A new bill has been introduced to increase cybersecurity cooperation between the US and Abraham Accords countries (Including Israel, the United Arab Emirates, Bahrain, and Morocco).
The bill, which was introduced by a bipartisan group of senators, focuses especially on improvising critical security infrastructure and defending against ransomware attacks.
Over the last few years, data breaches, ransomware attacks, and threat actors have been more active than ever — so much so that even the CEOs of large companies have pivoted to cybersecurity in lieu of seeking larger profits. This new bill would help protect against all of these cyber threats from countries like Iran and other hostile cyber actors.
“In support of the goals of the Abraham Accords and in furtherance of the mission of the Department of Homeland Security, the Secretary of Homeland Security, in consultation with the Secretary of State, may engage in activities to strengthen network defense and cybersecurity collaboration between Abraham Accords countries and the United States in order to, while protecting human rights and respect for civil rights, civil liberties, and individual privacy, address shared cybersecurity threats, including nation state targeting of critical infrastructure and ransomware attacks,” the bill states.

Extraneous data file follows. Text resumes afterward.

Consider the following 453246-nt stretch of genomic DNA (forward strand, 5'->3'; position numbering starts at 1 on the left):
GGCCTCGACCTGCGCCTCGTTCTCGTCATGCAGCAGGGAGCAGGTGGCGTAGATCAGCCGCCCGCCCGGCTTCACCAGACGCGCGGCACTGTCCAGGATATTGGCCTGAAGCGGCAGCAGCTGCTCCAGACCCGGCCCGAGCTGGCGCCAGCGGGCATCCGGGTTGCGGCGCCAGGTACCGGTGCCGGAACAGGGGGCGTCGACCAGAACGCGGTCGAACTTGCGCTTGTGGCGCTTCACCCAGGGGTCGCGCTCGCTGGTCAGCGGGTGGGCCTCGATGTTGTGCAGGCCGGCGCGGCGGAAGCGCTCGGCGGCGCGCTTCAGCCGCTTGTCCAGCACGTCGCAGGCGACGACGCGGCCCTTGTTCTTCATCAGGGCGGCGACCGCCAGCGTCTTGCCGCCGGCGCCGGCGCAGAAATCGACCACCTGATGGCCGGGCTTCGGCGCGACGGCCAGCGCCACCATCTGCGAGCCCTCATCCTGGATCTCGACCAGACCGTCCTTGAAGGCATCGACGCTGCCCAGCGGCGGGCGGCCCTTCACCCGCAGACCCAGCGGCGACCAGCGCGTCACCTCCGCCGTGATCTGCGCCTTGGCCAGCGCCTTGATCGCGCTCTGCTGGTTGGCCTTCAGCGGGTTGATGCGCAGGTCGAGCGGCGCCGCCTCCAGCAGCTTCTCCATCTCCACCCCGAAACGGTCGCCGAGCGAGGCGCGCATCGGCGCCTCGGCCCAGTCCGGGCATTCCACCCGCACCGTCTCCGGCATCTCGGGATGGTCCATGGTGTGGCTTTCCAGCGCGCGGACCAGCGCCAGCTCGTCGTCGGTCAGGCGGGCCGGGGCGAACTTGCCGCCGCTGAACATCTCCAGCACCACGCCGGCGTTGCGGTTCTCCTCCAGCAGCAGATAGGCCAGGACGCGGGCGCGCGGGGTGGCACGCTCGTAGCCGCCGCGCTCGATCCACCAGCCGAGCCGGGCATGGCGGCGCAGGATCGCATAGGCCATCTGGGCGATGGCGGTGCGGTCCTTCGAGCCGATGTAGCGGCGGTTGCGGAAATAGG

This partnership was announced back in February when the US declared it would expand its cooperation and cybersecurity efforts with the Abraham Accords countries, all of which are important international allies to the US.
The law in question would serve to strengthen this partnership by conducting joint cybersecurity training and exercises to better navigate threats, as well as authorizing information-sharing and technical support for cyber emergencies, giving Abraham Accords nations significantly more resources to defend themselves with.
The bipartisan support shown for the bill helps illustrate how important cybersecurity is in the modern world. Multiple senators who are a part of the Abraham Accords countries signed off on it, including Sens. Jacky Rosen (D), Cory Booker (D), Kirsten Gillibrand (D), Joni Ernst (R), and James Lankford (R).
Source of Article